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Collective management of early childhood programs: Approaches that aim to maximize efficiency, help improve quality and stabilize the industry
Stoney, Louise, 2004
Raleigh, NC: Smart Start National Technical Assistance Center.

A report presenting a catalog of collective management approaches currently used by child care services across the United States

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A framework for choosing a state-level early childhood governance system
Regenstein, Elliot M., May, 2013
Boston: Build Initiative.

An examination and analysis of approaches to state-level early childhood system governance, based on interviews with key informants inside and outside of government in several states

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Framing early childhood development: Strategic communications and public preferences
Gilliam, Jr., Franklin D., 2004
(Building State Early Childhood Comprehensive Systems Series No. 7). Los Angeles: University of California, Los Angeles, National Center for Infant and Early Childhood Health Policy.

An examination of approaches to conveying organizational information, and the role of communications methods in early childhood program planning, implementation, and management

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Implementing interagency collaborations: Exploring variation in collaborative ventures in human service organizations
Sowa, Jessica E., May 2008
Administration & Society, 49(3), 298-323

An examination of 20 instances of interagency collaboration between more than one child care and/or early education organization to provide full-day and full-year care for young children

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Innovations in NYC health & human services policy: EarlyLearn NYC
Gelatt, Julia, February, 2014
Washington, DC: Urban Institute.

Mayor Michael Bloomberg's emphasis on fighting poverty in New York City focused particularly on three populations: the working poor, young adults, and children from birth to age 5. As a part of the focus on young children, and in response to mounting evidence that investments in early childhood education are a cost-effective antipoverty measure, the New York City Administration for Children's Services (ACS) reorganized its system of contracted child care through an initiative called EarlyLearn NYC. The goal of the program was to maximize available funding streams for early childhood education while raising the quality of care and education provided. EarlyLearn also sought to improve the coverage of care across the city by shifting the supply of contracted slots to neighborhoods with the greatest economic need but fewest providers. Additionally, ACS aimed to increase the availability of child care for infants and toddlers. The implementation of this program brought rapid change to the city's contracted child care system. EarlyLearn successfully braided funding from child care, Head Start, and the State's Universal Prekindergarten (UPK) program in order to provide improved access and continuity for low-income children and their families. High program standards have improved the quality of contracted providers. Moreover, the redistribution of contracts across the city has increased the supply of care in targeted, high-need neighborhoods. At present, EarlyLearn serves approximately 37,150 children. This brief describes the context in which the EarlyLearn program was designed and implemented, and the timeline of the development and implementation of EarlyLearn. It also discusses the details of what this policy change has entailed. The brief concludes by detailing some of the successes of the program and ongoing challenges, highlighting potential paths forward under the new mayoral administration. This brief is based on interviews with current and past ACS staff members, EarlyLearn providers, early childhood advocates, and ACS reports and publicly available resources. (author abstract)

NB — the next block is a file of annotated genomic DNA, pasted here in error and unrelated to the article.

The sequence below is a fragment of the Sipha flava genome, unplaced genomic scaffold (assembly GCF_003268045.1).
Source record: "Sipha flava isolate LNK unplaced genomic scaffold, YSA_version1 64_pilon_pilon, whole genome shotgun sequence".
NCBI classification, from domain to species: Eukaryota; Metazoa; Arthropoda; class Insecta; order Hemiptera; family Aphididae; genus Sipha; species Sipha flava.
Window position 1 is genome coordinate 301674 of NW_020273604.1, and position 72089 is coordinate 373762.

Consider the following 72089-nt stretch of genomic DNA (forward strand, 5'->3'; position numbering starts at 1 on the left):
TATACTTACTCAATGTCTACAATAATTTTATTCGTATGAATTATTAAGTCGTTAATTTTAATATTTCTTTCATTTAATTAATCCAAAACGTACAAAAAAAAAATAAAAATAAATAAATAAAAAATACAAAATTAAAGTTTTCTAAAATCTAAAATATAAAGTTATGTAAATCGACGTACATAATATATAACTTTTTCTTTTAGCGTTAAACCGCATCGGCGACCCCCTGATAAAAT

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Relationships between early childhood groups in three states
Duane, Edward A., 1982
Annals of the American Academy of Political and Social Science, 461, 43-52

A study of child care policy making structure in California, Michigan and New York, and a discussion of policy collaborations and conflicts among early child interest groups as well as local, federal, and private agencies

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State early childhood advisory councils: An overview of implementation across the states
National Governors' Association. Center for Best Practices, 2011
Washington, DC: National Governors' Association, Center for Best Practices.

An examination of developments and variation among state early childhood advisory councils, based on a review of state applications for grants provided by the American Recovery and Reinvestment Act (ARRA), as well as updates provided by council leadership

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Research Connections is supported by grant #90YE0104 from the Office of Planning, Research and Evaluation, Administration for Children and Families, U.S. Department of Health and Human Services. The contents are solely the responsibility of the National Center for Children in Poverty and the Inter-university Consortium for Political and Social Research and do not necessarily represent the official views of the Office of Planning, Research and Evaluation, the Administration for Children and Families, or the U.S. Department of Health and Human Services.

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